Today we’ll share a first look at how you can compare changes in AWS IAM access with k9 Security. Cloud teams tell us they need an easy way to understand how IAM access changes over time so they can review access periodically. Additionally, IAM access change analysis needs to integrate with common DevOps & Security automation toolsets.

We prototyped a k9diff tool (source) to discover requirements and gather feedback on the process of comparing changes in AWS IAM. Contact us anytime at [email protected] 👋

k9 reports the effective access IAM users and roles have in an AWS account to critical AWS APIs and resources such as buckets and encryption keys. Those reports are delivered in Excel, csv, and json format. Even k9’s simplified access representations results in thousands of discrete access assessments to analyze (sample – xslx). People need some help. Fortunately, most AWS account IAM configurations are pretty stable and the csv format is straightforward to diff using command line tools.

Let’s walk through how this works.

A shell has been opened in tmp where our k9 reports S3 bucket has been sync’d to a child directory. k9 organizes reports with this directory structure (details in kata 0):


Each element of the key path in {braces} is replaced with the relevant information for a given report:

  • k9_customer_id: your k9 customer id, e.g. C123456
  • aws_account_id: the analyzed AWS account id, e.g. 012345678912
  • year: the year component of the analysis start time (UTC), e.g. 2021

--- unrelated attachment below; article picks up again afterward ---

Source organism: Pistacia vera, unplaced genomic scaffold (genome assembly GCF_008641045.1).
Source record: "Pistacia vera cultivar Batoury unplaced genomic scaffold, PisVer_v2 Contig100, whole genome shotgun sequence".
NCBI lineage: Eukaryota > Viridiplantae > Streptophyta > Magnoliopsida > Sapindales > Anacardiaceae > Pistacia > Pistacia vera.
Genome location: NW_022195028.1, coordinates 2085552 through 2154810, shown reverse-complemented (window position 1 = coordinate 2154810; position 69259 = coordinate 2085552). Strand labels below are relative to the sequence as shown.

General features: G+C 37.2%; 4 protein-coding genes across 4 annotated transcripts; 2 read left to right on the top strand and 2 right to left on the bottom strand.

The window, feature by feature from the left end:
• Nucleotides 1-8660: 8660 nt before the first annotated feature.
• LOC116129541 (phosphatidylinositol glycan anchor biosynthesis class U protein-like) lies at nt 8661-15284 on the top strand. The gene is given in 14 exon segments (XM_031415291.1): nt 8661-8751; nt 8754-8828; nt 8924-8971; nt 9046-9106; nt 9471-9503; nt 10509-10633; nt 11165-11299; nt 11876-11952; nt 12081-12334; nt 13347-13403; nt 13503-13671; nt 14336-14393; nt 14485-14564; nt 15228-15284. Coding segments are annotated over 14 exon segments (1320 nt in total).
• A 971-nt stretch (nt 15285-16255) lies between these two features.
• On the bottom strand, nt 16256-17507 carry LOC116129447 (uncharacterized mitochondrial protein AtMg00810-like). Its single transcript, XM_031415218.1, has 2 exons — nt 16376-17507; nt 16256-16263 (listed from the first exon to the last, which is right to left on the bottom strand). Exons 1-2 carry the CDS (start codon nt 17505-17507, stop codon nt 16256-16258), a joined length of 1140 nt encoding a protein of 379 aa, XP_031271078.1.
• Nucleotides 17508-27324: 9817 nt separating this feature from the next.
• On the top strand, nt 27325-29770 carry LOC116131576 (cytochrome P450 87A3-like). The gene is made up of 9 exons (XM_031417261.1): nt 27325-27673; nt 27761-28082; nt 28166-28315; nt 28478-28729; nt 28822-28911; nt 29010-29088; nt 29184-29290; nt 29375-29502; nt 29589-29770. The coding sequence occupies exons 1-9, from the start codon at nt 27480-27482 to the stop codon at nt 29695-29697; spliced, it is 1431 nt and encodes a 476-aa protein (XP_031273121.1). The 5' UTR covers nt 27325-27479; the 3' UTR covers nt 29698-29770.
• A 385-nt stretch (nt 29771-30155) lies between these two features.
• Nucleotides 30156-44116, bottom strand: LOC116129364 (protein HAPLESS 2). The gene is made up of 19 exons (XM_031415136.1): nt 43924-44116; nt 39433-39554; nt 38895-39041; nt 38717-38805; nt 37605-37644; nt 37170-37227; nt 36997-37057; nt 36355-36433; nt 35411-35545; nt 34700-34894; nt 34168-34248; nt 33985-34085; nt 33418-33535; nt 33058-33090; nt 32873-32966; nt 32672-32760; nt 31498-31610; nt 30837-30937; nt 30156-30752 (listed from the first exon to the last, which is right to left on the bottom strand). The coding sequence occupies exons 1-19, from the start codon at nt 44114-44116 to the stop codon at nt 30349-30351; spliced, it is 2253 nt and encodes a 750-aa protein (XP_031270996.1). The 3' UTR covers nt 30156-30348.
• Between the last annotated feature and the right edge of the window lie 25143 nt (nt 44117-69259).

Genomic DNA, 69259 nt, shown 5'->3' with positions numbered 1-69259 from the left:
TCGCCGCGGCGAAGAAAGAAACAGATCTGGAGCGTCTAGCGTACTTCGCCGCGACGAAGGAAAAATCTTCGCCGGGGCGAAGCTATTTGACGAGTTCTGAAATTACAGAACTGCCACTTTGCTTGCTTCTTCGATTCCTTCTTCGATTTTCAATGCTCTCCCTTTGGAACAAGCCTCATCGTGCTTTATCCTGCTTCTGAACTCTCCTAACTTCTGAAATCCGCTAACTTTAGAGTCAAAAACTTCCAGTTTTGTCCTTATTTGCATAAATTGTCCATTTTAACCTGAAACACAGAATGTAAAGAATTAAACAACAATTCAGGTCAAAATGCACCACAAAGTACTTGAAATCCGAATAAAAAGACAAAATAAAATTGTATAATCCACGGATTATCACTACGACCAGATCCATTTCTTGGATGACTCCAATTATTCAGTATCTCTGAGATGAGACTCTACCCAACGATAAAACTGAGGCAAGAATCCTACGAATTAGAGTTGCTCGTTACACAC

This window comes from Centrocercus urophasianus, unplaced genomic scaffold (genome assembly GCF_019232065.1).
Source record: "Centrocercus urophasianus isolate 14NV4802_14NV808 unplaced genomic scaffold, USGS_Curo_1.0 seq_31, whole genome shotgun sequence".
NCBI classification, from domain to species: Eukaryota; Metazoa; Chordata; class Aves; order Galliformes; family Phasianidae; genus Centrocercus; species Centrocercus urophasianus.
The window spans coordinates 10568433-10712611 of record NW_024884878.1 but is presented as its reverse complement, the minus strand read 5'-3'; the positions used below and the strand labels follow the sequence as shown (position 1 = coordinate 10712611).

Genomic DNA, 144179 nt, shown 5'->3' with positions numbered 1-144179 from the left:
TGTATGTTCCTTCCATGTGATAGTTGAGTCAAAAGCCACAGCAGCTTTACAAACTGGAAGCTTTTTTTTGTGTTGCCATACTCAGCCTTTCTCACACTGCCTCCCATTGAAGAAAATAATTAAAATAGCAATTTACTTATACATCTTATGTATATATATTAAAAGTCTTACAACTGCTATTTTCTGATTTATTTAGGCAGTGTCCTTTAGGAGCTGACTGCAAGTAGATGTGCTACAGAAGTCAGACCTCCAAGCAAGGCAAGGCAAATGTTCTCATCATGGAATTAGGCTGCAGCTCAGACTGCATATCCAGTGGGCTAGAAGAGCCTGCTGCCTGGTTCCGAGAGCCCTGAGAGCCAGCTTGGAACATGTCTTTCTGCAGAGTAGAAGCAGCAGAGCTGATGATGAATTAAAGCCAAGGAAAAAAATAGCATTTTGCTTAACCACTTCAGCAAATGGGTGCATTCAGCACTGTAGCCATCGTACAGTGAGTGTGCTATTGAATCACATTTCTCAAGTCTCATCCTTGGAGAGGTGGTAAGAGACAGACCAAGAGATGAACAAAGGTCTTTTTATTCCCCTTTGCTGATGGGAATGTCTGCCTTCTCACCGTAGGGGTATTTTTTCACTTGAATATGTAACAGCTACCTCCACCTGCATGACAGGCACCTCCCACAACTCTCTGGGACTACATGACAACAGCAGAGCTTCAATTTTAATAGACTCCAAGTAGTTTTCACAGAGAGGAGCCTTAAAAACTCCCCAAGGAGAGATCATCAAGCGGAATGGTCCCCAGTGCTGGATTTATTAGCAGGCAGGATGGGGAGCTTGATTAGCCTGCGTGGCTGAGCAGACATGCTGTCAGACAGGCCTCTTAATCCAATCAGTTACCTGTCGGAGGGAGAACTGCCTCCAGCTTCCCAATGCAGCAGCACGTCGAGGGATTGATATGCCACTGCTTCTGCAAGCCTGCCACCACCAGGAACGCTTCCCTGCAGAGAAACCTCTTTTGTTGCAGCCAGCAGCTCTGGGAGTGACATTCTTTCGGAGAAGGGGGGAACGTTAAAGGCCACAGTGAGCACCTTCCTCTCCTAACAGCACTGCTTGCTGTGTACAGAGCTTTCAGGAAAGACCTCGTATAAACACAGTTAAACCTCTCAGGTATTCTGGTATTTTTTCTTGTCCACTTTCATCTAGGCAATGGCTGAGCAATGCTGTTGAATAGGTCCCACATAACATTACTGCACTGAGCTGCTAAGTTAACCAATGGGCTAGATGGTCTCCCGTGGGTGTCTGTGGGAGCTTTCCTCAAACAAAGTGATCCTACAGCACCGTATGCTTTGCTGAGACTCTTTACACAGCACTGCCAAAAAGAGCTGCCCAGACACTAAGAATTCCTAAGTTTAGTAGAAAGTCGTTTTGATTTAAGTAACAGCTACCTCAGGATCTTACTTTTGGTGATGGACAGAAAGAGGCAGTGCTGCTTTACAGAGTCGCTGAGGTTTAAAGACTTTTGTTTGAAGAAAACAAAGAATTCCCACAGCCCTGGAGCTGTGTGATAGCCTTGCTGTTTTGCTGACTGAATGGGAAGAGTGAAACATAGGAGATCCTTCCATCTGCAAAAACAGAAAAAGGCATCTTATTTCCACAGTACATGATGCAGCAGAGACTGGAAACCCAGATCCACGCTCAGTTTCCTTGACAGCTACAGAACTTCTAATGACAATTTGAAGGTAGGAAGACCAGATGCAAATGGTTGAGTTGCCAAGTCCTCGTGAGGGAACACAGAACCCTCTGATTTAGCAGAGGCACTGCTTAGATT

• month: the year component of the analysis start time (UTC), e.g. 04

The k9diff tool reports the differences between two reports using several inputs:

k9diff <report_type> <aws_account_id> <start_date> <end_date>

Let’s work through an example for changes in IAM principal access.

Compare AWS IAM principal access changes

Let’s compare changes to what IAM users and roles can access in the k9-dev account over the past week with this command:

k9diff principal-access-summaries 139710491120 2021-04-13 2021-04-20

k9diff finds the csv format of the principal-access-summaries files for those days, diffs them, and outputs a simplified list of access additions and removals:

# Format: Short IAM Principal Name, Principal Type, AWS Service, k9 capability, (optional) resource)
-k9-dev-appeng,IAMRole,DynamoDB Streams,read-config,
-k9-dev-appeng,IAMRole,DynamoDB Streams,read-data,

Lines start with + for access addition and - for access removal.

These changes all occurred in the k9-dev account last week. In particular, the k9 Security engineering team experimented with the AWS Access Analyzer Policy Generator. During that work we:

  • Provisioned the AccessAnalyzerMonitorServiceRole_DKEX2XK0Y1 role
  • Analyzed the k9-dev-appeng role
  • Reduced k9-dev-appeng‘s privileges
  • Removed dms-vpc-role

A list of 7 changes is much easier to review than comprehending the +4000 underlying access assessments.

Comparing resource access changes

k9diff compares changes in access to specific resources using the resource-access-summaries report type . You could identify access changes to S3 buckets and Encryption Keys over the past week with:

k9diff resource-access-summaries 139710491120 2021-04-13 2021-04-20

However, there were no access changes to covered resources in this account during the time frame so the results are empty.

Next Steps

k9 Security prototyped k9diff to learn more about the problems customers encounter when comparing AWS IAM access changes and what good solutions need. For example k9diff‘s output was simplified significantly while writing this post. But this is only a first exploration and look at the capabilities k9 is building. If you’d like to stay informed of these updates, subscribe to k9 News.